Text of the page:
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Some 250 teachers in a nationwide program for high school dropouts are striking on Tuesday to protest a deal that allows them to work as subcontracted workers without the same benefits or job security as other teachers.

This is the widest-ranging strike to be staged by the subcontracted teachers, who filed notice of a work dispute in October. It will affect 6,000 students attending 23 education centers for at-risk youth in cities including Afula, Eilat, Lod, Netanya and Ra'anana.

"Putting the employment terms of teachers entirely in the hands of a subcontractor is inconceivable," the teachers said in a statement. "This program is designed to help youths who have dropped out of high schools, and enables them to make up lost school time and to prepare for matriculation exams."

The teachers are employed by the Israel Association of Community Centers rather than the Education Ministry, so the ministry is not compelled to pay them during school vacations or pay them anything other than the low hourly rates they receive.

The teachers say the association has refused to discuss improving their work conditions and the Education Ministry has been overly reluctant to get involved.

As it is, nearly a third of the teachers in the program quit every year.

Some 10,000 teachers in Israel are employed on a privatized, subcontracted basis. Teachers in the at-risk program are the first to stage a strike.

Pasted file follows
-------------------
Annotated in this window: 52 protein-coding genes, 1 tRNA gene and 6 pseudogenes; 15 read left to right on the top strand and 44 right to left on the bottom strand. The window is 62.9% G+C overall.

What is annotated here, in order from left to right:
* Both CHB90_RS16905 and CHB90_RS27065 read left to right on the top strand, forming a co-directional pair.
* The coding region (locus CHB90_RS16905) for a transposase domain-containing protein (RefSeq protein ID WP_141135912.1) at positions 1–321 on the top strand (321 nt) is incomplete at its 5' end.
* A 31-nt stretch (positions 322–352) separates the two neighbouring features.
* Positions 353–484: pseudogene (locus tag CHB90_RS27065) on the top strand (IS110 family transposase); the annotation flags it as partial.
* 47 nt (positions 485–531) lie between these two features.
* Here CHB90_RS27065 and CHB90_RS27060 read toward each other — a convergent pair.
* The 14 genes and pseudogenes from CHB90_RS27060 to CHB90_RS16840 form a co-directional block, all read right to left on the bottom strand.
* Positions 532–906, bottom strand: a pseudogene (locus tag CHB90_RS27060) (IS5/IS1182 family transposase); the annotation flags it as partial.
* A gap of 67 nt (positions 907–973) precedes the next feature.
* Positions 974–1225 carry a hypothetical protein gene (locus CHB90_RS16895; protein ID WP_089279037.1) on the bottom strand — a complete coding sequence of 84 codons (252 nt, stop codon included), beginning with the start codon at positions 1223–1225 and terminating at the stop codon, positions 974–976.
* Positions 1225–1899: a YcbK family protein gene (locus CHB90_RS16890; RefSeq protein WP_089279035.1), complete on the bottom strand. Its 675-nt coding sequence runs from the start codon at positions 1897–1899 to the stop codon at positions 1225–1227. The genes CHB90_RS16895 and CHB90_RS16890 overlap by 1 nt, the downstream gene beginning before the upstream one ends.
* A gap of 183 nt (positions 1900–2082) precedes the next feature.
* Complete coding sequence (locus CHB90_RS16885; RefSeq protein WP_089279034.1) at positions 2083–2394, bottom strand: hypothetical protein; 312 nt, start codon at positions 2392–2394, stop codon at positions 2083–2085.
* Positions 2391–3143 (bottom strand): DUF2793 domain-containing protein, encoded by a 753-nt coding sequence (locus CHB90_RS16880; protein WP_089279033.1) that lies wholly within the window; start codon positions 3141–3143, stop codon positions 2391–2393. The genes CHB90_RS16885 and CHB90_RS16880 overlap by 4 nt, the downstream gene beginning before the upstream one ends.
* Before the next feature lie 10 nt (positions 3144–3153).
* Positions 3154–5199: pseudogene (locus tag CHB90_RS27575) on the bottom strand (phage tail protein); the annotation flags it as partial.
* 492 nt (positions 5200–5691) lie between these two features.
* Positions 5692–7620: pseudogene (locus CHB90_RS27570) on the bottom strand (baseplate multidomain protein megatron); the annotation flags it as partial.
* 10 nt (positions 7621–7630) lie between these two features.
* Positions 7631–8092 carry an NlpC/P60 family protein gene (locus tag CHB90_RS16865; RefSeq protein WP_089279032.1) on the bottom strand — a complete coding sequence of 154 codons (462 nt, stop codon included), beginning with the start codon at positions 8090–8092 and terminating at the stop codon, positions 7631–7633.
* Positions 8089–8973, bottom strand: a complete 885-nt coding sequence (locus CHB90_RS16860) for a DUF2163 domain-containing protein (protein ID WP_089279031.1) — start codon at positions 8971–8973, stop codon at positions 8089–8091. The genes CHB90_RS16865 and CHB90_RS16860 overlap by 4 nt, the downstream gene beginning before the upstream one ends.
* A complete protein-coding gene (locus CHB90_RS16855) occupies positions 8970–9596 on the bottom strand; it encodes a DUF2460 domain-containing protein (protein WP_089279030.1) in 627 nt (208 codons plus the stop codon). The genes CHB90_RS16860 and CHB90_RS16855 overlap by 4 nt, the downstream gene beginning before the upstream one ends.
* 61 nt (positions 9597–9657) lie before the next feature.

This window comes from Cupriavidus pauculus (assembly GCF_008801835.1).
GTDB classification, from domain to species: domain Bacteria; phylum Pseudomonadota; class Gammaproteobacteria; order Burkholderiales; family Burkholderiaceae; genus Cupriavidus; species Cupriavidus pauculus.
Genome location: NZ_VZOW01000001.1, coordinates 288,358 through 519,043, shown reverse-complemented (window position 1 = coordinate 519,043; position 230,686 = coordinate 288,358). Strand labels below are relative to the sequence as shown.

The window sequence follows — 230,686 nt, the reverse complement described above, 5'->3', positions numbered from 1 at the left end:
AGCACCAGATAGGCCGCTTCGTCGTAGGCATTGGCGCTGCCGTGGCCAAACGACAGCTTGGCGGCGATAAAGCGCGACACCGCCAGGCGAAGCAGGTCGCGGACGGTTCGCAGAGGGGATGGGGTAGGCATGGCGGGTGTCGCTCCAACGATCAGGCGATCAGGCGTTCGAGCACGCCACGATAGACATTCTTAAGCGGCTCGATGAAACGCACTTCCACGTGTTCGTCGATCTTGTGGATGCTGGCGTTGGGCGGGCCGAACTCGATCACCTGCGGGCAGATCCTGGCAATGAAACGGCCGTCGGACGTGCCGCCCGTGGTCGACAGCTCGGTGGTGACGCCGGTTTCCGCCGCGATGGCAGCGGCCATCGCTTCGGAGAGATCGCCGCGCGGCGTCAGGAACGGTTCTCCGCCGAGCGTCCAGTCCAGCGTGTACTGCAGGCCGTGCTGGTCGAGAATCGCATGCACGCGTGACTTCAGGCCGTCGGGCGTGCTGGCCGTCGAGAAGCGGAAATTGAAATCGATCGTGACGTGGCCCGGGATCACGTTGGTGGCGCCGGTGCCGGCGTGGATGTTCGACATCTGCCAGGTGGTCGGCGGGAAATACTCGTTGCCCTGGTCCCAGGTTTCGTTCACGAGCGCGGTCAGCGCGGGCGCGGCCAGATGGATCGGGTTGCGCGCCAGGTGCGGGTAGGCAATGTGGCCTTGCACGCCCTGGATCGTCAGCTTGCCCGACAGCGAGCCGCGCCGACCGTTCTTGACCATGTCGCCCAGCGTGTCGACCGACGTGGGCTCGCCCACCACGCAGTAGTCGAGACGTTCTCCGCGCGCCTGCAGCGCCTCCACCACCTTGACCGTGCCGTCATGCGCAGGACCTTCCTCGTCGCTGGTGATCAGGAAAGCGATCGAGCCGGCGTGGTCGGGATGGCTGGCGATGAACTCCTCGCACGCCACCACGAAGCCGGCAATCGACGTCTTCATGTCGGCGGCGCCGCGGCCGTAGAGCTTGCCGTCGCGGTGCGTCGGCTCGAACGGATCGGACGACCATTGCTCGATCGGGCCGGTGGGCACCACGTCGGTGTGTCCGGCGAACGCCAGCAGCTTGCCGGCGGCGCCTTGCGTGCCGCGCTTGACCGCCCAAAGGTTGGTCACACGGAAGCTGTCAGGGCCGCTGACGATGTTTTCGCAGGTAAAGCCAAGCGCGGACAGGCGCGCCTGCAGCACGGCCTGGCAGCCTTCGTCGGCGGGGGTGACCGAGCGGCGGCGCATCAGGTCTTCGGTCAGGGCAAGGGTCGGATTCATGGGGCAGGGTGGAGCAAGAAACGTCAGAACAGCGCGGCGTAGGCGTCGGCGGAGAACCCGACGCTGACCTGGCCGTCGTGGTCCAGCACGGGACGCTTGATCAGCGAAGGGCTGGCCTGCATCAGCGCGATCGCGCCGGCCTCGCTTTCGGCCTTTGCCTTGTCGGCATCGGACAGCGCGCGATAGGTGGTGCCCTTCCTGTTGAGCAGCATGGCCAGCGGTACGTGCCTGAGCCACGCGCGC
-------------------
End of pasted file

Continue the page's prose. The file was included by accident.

"The Association of Community Centers claims that its hands are tied under the terms of the concession agreement it won, and on the other hand, the Education Ministry ignores us since we are not employed by it," said Oren Shlomo, a geography teacher who works in the program.

The ministry said in a statement that it is "attentive to the needs of teachers in this program, and continually monitors the terms of employment given to them, and works to protect their rights in accord with the concession rights that have been granted."

The ministry said it has formed a professional team to review terms of a new concession agreement for the employment of teachers in this program.

"This task force has the goal of setting policy regarding the employment of subcontracted workers in the educational system," the ministry said, adding that the task force has yet to finish its review.

The Association of Community Centers said the program operates under the terms of the concession agreement awarded by the Education Ministry. "Should the Education Ministry decide to institute changes in the concession's terms, the association will take steps to implement them," it said in a statement.